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Points to Remember
5. Capital Receipts The receipts of government which create liability or reduce financial assets are called capital receipts. These receipts are classified under the followingheads
(i) Market borrowings
(ii) Other borrowings and loans
(iii) Small savings
(iv) Provident fund and other deposits
6. Revenue Expenditure It refers to the expenditure that does not result in the creation of assets reduction of liabilities. The revenue expenditure is also of two types
(i) Plan revenue expenditure
(ii) Non-plan revenue expenditure
7. Capital Expenditure It refers to the expenditure which leads to creation of assets or reduction in liabilities. e.g., defence capital, purchasing land, building etc.
8. Plan Expenditure The expenditure to be incurred during the financial year on the development and investment programmes under the current Five Year Plan is termed as plan expenditure.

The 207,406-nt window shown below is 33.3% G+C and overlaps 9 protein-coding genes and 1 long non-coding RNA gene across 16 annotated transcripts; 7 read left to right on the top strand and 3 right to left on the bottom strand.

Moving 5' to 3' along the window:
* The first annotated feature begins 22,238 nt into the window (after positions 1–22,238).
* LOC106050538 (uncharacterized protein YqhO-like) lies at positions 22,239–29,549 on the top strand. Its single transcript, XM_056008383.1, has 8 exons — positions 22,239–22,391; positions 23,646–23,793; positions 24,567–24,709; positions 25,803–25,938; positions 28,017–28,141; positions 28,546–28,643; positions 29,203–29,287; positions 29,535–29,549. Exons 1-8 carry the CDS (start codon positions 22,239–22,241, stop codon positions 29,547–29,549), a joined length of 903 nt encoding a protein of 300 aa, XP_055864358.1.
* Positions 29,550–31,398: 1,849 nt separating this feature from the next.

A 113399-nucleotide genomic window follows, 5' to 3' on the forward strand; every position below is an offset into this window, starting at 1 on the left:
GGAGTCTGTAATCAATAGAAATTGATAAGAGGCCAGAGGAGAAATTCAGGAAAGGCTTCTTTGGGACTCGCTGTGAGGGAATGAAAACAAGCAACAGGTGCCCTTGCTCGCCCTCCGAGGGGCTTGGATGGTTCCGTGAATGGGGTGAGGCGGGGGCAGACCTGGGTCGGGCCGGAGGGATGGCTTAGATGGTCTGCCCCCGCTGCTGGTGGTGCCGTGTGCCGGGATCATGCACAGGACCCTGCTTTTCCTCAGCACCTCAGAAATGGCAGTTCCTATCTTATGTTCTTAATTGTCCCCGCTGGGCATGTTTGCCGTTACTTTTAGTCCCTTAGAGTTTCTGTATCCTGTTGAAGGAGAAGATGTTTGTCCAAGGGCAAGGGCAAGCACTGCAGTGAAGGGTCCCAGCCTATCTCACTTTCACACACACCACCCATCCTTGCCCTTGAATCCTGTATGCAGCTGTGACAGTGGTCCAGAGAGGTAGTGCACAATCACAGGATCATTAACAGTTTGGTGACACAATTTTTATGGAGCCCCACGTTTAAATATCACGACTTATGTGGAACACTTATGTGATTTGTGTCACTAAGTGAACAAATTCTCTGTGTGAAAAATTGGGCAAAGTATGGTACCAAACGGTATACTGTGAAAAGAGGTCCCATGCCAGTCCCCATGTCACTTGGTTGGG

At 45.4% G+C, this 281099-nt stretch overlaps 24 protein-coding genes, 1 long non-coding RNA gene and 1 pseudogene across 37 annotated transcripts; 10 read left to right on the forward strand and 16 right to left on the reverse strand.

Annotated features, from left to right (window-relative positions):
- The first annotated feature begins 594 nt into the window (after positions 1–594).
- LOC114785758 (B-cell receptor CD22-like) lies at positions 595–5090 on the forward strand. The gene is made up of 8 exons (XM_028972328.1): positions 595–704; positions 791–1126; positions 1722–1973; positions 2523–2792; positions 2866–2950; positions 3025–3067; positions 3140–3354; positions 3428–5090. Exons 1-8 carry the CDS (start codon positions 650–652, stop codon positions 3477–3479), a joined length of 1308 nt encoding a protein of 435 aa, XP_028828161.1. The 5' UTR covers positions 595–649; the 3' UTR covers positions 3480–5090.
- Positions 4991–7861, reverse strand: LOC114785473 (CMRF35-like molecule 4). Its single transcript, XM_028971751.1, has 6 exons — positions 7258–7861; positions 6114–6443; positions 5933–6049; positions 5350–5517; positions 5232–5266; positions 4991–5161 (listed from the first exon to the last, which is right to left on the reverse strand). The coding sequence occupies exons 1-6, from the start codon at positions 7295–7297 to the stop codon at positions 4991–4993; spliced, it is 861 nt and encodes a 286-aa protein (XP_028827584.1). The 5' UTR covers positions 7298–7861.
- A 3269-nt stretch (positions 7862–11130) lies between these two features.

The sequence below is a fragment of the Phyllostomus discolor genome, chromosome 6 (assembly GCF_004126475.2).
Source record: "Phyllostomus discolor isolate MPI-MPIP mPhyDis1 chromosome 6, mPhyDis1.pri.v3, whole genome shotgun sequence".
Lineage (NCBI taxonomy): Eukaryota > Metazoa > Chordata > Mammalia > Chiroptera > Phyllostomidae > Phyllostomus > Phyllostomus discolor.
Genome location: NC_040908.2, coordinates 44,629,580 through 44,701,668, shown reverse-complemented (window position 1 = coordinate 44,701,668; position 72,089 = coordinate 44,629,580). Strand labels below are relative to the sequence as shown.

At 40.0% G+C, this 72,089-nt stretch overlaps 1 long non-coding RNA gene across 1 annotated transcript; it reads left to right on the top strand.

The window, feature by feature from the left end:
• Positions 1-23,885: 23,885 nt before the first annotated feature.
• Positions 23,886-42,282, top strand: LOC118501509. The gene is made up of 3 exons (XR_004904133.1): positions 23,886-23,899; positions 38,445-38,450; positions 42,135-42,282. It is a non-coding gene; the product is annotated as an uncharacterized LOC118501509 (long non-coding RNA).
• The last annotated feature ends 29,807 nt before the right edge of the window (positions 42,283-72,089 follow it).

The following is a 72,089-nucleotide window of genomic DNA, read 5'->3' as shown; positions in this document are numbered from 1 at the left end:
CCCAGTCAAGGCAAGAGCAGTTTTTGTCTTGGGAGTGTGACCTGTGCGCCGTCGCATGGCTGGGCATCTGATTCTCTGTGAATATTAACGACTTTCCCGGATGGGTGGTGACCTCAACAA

9. Non-Plan Expenditure All expenditures of government not included in the current Five-Year Plan is termed as non-plan expenditure.
10. Deficit Budget If government expenditures exceed the government receipts, it is called deficit budget.
(i) Revenue Deficit (RD) = Total Revenue Expenditure – Total Revenue Receipts
(ii) Fiscal Deficit (FD) = Total Budget Expenditure – Total Budget Receipts excluding borrowing Or Fiscal Deficit = Borrowing
(iii) Primary Deficit (PD)=Fiscal Deficit Interest Payment
11. Measures to Reduce Fiscal Deficit
(i) Reduce public expenditure
(ii) Increasing revenue from taxation and other measures
12. Discretionary Fiscal Policy If investment falls and government spending can be raised so that autonomous expenditure and equilibrium remain the same. This deliberate action to stabilise the economy is often referred to as discretionary fiscal policy.
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